Washington Prefers Compartmentalization
For the Biden administration, the renewal of the grain deal was a notable success. But despite US officials’ praise for Turkish mediation efforts, Washington is adopting a skeptical position regarding the Erdoğan-Putin negotiations. The US State Department contested Russia and Turkey’s gas hub plans by urging its western allies to take steps to diversify their energy sources and to thereby reduce reliance on Russia. Washington also repeated its warning to Turkey that it should avoid becoming “a safe haven for illicit Russian assets or transactions.”
Washington would prefer to compartmentalize future grain deals, separating them from Erdoğan and Putin’s cozy cooperation. But this is not feasible, in part because of another unprecedented opportunity that came Turkey’s way with the Ukraine war, namely Sweden and Finland’s demand to join NATO, over which Turkey, as a NATO member, holds veto power. Despite the fact that there is no sign that Erdoğan plans to block these countries’ membership bids, he has clearly indicated his willingness to exploit the situation, and has made a list of demands in return for approving the application.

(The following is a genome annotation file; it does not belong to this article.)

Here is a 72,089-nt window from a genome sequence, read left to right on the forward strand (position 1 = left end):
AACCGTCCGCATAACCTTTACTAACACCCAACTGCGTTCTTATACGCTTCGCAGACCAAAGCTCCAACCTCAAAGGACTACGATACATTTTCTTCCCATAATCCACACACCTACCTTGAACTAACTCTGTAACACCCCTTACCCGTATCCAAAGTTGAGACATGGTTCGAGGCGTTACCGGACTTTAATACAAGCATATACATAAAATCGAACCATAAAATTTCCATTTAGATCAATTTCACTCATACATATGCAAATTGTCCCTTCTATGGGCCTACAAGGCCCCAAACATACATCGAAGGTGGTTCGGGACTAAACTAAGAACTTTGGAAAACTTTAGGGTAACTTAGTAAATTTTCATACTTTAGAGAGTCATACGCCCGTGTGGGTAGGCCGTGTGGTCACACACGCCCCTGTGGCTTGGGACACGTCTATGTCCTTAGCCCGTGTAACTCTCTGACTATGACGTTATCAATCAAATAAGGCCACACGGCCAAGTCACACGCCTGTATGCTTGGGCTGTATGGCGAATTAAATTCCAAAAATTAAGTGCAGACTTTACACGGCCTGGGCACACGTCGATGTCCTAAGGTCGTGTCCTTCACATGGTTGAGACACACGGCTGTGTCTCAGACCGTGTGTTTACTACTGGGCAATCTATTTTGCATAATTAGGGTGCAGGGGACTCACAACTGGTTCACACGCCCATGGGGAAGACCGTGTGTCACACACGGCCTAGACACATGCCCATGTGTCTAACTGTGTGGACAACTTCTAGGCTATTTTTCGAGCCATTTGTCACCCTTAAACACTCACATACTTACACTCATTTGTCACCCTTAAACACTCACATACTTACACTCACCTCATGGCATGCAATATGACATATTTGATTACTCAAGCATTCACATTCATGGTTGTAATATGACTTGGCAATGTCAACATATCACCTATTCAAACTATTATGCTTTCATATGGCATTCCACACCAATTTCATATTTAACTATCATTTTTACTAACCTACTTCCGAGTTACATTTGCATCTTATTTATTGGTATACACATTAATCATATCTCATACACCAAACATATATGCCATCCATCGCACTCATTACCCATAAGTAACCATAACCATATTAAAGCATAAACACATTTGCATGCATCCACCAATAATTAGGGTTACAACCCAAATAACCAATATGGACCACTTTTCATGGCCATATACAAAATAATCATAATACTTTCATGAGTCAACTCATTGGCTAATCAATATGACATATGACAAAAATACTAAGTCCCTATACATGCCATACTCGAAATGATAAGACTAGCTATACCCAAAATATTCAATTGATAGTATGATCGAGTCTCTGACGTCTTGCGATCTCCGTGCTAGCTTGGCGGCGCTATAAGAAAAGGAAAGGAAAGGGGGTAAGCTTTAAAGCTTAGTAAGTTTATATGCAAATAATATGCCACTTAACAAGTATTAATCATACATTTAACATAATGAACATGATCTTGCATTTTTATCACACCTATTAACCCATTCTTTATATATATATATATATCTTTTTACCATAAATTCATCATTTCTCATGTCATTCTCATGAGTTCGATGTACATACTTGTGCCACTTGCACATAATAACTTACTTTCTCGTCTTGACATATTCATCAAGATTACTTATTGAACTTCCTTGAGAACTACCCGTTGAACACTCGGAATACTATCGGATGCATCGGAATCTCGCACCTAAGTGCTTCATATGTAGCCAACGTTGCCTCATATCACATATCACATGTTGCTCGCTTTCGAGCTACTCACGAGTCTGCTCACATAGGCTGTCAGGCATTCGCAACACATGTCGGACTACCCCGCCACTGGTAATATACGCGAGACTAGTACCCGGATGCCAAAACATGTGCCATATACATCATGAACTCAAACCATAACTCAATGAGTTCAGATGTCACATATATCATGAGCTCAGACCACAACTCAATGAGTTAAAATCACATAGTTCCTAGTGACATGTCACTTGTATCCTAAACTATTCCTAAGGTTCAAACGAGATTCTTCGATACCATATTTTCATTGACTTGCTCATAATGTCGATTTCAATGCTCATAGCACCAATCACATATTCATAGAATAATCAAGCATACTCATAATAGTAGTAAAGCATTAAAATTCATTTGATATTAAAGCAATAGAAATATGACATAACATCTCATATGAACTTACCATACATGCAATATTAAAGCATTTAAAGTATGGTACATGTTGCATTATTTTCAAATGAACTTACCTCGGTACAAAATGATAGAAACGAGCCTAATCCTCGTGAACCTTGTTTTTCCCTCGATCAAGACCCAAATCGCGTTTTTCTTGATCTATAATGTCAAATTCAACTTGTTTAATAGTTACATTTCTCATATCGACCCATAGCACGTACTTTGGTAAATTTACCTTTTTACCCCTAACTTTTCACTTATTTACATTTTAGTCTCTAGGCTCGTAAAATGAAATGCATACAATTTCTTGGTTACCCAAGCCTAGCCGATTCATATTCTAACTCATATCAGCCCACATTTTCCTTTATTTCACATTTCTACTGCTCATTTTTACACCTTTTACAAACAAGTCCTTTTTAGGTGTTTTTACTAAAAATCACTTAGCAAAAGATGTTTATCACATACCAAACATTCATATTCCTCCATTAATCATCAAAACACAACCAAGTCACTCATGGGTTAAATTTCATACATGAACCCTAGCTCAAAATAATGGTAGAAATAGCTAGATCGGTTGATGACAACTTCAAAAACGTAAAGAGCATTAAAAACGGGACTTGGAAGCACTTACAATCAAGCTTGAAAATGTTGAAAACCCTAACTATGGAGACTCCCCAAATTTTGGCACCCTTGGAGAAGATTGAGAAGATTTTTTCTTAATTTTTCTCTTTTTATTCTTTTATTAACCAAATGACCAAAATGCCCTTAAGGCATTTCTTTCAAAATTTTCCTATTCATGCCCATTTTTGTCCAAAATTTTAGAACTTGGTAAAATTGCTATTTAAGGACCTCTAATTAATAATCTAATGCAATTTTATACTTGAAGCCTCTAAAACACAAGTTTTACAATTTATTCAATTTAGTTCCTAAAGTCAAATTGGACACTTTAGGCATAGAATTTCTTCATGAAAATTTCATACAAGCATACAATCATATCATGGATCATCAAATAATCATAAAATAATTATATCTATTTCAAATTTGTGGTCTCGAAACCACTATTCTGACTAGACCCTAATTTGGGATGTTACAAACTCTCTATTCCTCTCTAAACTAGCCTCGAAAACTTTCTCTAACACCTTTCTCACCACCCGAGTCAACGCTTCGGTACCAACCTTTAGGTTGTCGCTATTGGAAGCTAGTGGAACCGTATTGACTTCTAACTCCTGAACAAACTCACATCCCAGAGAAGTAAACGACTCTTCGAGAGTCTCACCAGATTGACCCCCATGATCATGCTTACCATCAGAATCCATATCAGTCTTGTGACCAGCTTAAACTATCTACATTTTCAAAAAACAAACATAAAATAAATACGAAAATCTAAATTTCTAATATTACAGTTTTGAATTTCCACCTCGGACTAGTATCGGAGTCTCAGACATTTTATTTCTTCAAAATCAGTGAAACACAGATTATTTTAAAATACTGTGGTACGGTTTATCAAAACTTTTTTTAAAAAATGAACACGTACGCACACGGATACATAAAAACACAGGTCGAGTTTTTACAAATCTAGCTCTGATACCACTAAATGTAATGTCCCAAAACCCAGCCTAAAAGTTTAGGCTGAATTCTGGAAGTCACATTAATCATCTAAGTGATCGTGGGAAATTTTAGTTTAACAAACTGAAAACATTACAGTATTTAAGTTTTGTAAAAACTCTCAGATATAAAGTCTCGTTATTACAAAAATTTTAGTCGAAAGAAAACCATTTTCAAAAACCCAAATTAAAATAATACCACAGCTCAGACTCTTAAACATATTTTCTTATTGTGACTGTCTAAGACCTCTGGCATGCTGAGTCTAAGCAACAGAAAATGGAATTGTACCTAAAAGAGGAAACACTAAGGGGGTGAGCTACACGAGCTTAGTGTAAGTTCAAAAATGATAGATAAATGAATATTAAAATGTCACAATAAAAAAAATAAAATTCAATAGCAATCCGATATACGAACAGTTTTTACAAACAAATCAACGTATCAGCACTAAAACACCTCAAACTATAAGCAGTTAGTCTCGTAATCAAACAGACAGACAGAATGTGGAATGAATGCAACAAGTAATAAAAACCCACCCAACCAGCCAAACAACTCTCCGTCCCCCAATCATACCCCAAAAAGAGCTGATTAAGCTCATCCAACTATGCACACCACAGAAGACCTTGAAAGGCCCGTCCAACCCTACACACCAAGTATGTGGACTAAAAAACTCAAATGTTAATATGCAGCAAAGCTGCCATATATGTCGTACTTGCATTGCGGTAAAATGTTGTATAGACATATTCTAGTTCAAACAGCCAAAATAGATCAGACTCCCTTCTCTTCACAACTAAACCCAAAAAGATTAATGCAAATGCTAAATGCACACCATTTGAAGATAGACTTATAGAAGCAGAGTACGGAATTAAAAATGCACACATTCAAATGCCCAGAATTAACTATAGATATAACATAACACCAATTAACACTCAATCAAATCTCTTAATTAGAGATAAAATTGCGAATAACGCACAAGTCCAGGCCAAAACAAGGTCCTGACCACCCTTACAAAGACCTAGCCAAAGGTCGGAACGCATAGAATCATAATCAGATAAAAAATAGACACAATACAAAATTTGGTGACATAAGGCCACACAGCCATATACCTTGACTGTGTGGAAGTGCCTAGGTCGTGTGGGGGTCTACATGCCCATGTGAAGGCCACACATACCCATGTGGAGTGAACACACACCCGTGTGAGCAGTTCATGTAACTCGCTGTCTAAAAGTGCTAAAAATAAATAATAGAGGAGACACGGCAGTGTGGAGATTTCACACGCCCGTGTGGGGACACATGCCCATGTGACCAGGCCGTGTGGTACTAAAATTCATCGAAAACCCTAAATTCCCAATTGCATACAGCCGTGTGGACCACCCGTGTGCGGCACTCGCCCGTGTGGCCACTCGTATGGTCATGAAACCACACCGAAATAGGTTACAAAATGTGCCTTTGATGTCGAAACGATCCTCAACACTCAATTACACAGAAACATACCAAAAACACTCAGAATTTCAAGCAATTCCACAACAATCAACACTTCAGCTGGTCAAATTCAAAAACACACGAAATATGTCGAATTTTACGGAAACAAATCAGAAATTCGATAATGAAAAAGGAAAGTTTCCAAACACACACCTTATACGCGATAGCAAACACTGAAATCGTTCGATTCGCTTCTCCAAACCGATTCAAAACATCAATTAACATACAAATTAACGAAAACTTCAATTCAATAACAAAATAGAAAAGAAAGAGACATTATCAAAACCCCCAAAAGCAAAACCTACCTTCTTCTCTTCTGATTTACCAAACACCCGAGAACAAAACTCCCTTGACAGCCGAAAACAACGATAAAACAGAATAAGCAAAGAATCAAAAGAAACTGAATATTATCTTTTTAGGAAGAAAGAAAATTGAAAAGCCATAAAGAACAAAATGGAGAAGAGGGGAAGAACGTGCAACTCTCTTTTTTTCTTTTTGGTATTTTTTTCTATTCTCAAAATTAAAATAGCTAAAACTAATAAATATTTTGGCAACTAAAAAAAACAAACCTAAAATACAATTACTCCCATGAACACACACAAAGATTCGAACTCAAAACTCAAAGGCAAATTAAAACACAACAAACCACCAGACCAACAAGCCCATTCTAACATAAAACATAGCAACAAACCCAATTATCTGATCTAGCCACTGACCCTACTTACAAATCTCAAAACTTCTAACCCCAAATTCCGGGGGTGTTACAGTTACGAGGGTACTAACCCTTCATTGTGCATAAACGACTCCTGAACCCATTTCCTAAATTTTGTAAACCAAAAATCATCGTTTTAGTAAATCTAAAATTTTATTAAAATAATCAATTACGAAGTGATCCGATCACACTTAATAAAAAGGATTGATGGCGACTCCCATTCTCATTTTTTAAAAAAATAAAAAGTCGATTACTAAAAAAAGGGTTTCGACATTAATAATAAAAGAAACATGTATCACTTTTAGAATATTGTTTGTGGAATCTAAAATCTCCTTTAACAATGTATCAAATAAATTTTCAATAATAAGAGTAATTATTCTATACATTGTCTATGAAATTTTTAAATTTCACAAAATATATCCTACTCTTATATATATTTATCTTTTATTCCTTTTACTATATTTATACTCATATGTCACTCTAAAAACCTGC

Despite the fact that there is no sign that Erdoğan plans to block Sweden and Finland’s membership bids, he has clearly indicated his willingness to exploit the situation, and has made a list of demands in return for approving the application.
Some of Turkey’s problematic demands—such as the repatriation of an exiled Turkish journalist—were interpreted as part of Erdoğan’s pursuit of domestic wins before the elections. However, the Turkish government’s efforts to stall the NATO approval process signal that it aims to use its veto power as leverage in its F-16 negotiations with Washington. Once again, following his recent meeting with President Biden at the recent G20 summit in Indonesia, Erdoğan expressed his hope that he will be able to secure the purchase of F-16 fighter jets.
By playing both sides of the Ukraine war, Turkey has come out a realpolitik winner in the past year. Erdoğan’s provision of a lifeline to Putin, however, is still risky business. If Turkey becomes a magnet for dark money and repeats its mistakes in helping Iran evade sanctions, the consequences will be severe, and will be especially devastating for the Turkish economy in the long-term.
Featured image credit: Shutterstock/Elena Larina